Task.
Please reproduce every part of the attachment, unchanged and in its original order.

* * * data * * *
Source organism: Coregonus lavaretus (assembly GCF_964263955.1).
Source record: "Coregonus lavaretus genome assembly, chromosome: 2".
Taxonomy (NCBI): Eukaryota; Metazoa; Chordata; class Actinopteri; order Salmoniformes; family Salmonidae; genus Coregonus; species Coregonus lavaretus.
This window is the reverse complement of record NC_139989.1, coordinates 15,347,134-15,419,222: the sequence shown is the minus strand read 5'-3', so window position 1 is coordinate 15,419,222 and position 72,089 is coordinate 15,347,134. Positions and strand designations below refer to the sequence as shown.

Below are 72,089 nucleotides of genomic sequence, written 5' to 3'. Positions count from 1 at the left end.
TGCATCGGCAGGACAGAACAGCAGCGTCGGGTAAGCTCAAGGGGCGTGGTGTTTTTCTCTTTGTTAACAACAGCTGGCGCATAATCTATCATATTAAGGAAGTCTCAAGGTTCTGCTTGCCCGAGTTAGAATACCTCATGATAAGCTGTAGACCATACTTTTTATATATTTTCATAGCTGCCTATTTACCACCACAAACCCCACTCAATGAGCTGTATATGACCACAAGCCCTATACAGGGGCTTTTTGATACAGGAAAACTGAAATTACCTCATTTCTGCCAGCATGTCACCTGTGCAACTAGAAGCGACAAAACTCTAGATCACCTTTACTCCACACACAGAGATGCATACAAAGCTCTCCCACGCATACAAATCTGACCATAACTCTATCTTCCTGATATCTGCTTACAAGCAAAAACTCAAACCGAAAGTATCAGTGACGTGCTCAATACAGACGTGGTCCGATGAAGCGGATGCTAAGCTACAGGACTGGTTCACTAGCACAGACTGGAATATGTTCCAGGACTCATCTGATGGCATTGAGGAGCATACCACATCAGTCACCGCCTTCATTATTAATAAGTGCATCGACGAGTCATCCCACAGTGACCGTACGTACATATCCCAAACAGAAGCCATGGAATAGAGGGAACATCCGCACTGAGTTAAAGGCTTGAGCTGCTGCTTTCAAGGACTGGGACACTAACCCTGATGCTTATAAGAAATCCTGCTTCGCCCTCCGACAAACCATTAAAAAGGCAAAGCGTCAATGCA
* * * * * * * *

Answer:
Source organism: Coregonus lavaretus (assembly GCF_964263955.1).
Source record: "Coregonus lavaretus genome assembly, chromosome: 2".
Taxonomy (NCBI): Eukaryota; Metazoa; Chordata; class Actinopteri; order Salmoniformes; family Salmonidae; genus Coregonus; species Coregonus lavaretus.
This window is the reverse complement of record NC_139989.1, coordinates 15,347,134-15,419,222: the sequence shown is the minus strand read 5'-3', so window position 1 is coordinate 15,419,222 and position 72,089 is coordinate 15,347,134. Positions and strand designations below refer to the sequence as shown.

Below are 72,089 nucleotides of genomic sequence, written 5' to 3'. Positions count from 1 at the left end.
TGCATCGGCAGGACAGAACAGCAGCGTCGGGTAAGCTCAAGGGGCGTGGTGTTTTTCTCTTTGTTAACAACAGCTGGCGCATAATCTATCATATTAAGGAAGTCTCAAGGTTCTGCTTGCCCGAGTTAGAATACCTCATGATAAGCTGTAGACCATACTTTTTATATATTTTCATAGCTGCCTATTTACCACCACAAACCCCACTCAATGAGCTGTATATGACCACAAGCCCTATACAGGGGCTTTTTGATACAGGAAAACTGAAATTACCTCATTTCTGCCAGCATGTCACCTGTGCAACTAGAAGCGACAAAACTCTAGATCACCTTTACTCCACACACAGAGATGCATACAAAGCTCTCCCACGCATACAAATCTGACCATAACTCTATCTTCCTGATATCTGCTTACAAGCAAAAACTCAAACCGAAAGTATCAGTGACGTGCTCAATACAGACGTGGTCCGATGAAGCGGATGCTAAGCTACAGGACTGGTTCACTAGCACAGACTGGAATATGTTCCAGGACTCATCTGATGGCATTGAGGAGCATACCACATCAGTCACCGCCTTCATTATTAATAAGTGCATCGACGAGTCATCCCACAGTGACCGTACGTACATATCCCAAACAGAAGCCATGGAATAGAGGGAACATCCGCACTGAGTTAAAGGCTTGAGCTGCTGCTTTCAAGGACTGGGACACTAACCCTGATGCTTATAAGAAATCCTGCTTCGCCCTCCGACAAACCATTAAAAAGGCAAAGCGTCAATGCA